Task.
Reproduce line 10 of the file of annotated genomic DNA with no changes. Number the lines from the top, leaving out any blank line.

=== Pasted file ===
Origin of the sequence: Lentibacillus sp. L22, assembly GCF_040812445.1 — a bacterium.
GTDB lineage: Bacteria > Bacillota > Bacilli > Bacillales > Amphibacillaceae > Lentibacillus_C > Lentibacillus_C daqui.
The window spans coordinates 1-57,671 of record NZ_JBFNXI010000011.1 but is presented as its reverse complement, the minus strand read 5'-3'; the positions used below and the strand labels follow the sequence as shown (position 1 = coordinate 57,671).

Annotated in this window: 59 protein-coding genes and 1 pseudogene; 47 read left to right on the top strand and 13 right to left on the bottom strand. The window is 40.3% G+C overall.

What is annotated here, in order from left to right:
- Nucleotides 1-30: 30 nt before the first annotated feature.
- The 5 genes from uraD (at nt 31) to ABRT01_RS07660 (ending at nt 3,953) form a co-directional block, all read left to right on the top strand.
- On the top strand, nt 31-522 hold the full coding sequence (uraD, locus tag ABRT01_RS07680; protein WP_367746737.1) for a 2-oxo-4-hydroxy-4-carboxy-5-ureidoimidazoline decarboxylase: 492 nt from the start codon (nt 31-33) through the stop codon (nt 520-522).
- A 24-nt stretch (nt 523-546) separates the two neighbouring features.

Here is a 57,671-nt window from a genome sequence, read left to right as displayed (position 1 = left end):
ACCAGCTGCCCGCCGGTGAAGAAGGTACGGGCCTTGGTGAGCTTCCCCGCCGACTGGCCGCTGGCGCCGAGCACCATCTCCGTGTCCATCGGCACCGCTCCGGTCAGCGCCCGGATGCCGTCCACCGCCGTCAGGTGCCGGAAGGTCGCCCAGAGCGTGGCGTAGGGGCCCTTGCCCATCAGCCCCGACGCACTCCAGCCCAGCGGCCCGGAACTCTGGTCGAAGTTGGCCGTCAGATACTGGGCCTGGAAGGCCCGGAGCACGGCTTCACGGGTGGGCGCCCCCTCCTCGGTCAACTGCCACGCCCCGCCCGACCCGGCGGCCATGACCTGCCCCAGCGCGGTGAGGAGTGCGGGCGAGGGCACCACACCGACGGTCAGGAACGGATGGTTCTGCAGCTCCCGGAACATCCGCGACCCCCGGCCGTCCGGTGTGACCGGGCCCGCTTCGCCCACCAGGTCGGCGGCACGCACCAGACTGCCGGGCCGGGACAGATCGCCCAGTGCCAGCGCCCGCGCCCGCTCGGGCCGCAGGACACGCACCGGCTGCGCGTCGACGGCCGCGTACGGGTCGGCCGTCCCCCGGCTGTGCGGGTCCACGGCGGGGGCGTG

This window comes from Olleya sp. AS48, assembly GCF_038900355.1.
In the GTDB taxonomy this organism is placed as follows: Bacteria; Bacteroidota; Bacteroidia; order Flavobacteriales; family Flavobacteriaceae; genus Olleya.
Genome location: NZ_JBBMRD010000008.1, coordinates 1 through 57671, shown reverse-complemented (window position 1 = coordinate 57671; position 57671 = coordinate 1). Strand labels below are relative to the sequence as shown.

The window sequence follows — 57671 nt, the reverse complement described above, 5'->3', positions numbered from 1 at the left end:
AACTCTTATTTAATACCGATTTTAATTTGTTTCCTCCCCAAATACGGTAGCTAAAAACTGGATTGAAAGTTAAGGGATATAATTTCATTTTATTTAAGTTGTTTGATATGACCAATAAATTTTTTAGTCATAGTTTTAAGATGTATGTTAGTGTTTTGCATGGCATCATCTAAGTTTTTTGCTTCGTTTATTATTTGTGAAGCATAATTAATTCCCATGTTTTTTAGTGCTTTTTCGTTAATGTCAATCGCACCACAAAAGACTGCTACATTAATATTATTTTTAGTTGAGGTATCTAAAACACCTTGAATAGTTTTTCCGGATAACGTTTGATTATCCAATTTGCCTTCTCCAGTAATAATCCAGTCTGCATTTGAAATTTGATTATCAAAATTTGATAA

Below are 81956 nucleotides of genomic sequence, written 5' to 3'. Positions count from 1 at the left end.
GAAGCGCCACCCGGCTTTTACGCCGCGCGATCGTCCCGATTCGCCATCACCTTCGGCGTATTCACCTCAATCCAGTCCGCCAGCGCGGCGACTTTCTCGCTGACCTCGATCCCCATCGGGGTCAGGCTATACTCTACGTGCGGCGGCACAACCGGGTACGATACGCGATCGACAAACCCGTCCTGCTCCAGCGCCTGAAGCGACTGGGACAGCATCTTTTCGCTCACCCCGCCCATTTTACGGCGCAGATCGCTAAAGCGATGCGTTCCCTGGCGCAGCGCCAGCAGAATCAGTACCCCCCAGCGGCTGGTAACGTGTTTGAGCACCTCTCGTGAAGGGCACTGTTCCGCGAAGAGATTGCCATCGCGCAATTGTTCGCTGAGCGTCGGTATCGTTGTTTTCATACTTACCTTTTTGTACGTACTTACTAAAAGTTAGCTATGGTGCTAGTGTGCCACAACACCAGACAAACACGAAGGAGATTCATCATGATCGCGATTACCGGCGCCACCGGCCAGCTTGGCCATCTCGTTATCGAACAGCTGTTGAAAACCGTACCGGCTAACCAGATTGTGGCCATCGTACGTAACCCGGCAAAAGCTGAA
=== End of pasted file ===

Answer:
Here is a 57,671-nt window from a genome sequence, read left to right as displayed (position 1 = left end):